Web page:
Ribera del Duero is small (just 22,000 hectares, one third Rioja’s size) so vineyards and grapes are highly sought after – hence the wine prices. Today Ribera has 270 wineries (some own no vines at all) – a dramatic increase from just 9 wineries in 1982 – with most vines owned by growers (some 8000 growers in Ribera) who often have just a tiny one hectare of vines which they sell to the burgeoning wineries or local Penafiel co-operative.
Ribera might now be a dynamic and glamorous region with celebrities, Madrid industrialists (it is just two hours north of Madrid) and jet set businessmen investing in its vineyards, but apart from the flashy new wineries along the Duero’s Golden Mile west of Penafiel - it is still a poor farming area known until recently for its sugar beet and cereal crops, rather than vines.
In this exciting progressive region – the Ribera del Duero wineries to watch include Alion, Pingus, Cillar de Silos (their flagship wine Vina D'Amalio is pictured right), Hacienda Monasterio, Abadia Retuerta, Lopez Cristobal, Pago de Carraovejas, Villacreces, Pesquera, Aster, Pascual and Bohorquez.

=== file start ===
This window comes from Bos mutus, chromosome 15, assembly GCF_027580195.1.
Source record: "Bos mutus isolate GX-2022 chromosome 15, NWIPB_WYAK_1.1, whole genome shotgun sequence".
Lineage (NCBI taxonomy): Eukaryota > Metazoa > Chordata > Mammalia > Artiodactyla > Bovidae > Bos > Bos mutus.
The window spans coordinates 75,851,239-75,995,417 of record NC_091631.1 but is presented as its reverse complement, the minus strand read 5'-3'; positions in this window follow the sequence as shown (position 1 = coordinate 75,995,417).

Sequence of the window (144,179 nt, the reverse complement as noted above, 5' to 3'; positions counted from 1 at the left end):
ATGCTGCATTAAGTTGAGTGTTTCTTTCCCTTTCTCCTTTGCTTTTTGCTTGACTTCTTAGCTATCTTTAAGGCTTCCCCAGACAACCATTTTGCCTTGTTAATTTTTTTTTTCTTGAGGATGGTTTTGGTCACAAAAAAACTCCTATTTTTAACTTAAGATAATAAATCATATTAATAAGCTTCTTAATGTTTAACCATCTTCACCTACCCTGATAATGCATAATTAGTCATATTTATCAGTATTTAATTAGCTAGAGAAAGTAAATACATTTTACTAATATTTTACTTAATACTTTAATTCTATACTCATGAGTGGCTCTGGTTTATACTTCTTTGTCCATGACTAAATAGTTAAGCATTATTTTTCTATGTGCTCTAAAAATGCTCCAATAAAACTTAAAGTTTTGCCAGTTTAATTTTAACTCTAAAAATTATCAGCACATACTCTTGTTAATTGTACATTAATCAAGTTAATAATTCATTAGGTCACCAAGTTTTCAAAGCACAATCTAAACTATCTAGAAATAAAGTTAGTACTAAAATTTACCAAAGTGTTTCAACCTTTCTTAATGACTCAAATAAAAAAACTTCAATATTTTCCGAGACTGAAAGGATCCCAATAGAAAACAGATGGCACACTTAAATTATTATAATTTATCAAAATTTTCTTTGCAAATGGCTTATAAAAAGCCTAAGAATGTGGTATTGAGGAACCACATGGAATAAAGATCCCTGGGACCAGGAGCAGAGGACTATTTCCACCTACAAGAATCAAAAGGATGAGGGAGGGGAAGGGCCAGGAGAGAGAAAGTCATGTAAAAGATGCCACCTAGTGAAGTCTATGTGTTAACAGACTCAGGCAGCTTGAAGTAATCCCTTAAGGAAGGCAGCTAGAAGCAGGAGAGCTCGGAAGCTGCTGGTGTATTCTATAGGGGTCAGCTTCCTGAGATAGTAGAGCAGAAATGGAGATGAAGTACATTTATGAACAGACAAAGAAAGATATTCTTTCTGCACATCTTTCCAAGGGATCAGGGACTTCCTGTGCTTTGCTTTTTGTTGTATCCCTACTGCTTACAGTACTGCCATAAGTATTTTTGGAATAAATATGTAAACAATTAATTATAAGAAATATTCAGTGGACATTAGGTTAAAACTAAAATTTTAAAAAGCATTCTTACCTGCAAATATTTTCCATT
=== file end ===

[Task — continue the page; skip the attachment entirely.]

If you are gulping at the wine prices, you should check discounter and supermarket shelves. There has been an influx of more affordable wines from the region – occasionally on offer at Lidl, Aldi and Sainsburys at @£8 – which give an entry-level snapshot of the region.
£20 & UNDER
FINCA VILLACRECES PRUNO 2016
£15.99 Rude Wines
Typical example of youthful Ribera del Duero with rich lush black cherry fruit, liquorice hints, rich mouthfilling flavours with firm tannins. Originally a Franciscan monastery, this beautiful estate sits on a meander of the Duero surrounded by pine trees. Revived in 2004 by entrepreneur Gonzalo Anton, who owns Rioja Izadi. Pruno is made from estate fruit grown on river shingle and gravel. 90% Tempranillo with 10% Cabernet Sauvignon blended in giving cassis and mint notes, with 12 months in French oak it works well with integrated oak notes: 13.5%
BOHORQUEZ RESERVA 2009 ***STAR BUY***
£20 The Wine Society
Described by one taster as the ‘Bloody Mary’ of wine – it is so spicy, peppery and plummy. Deliciously smooth, supremely elegant, it shows how good mature Ribera del Duero can be in a top vintage like 2009. Interestingly they age it for 14 months in both French and American oak, hence the clove and spice notes. It comes from a small young estate set up by entrepreneur Javier Bohorquez in 1999 near prestigious Pesquera at high altitude, 900m: 14%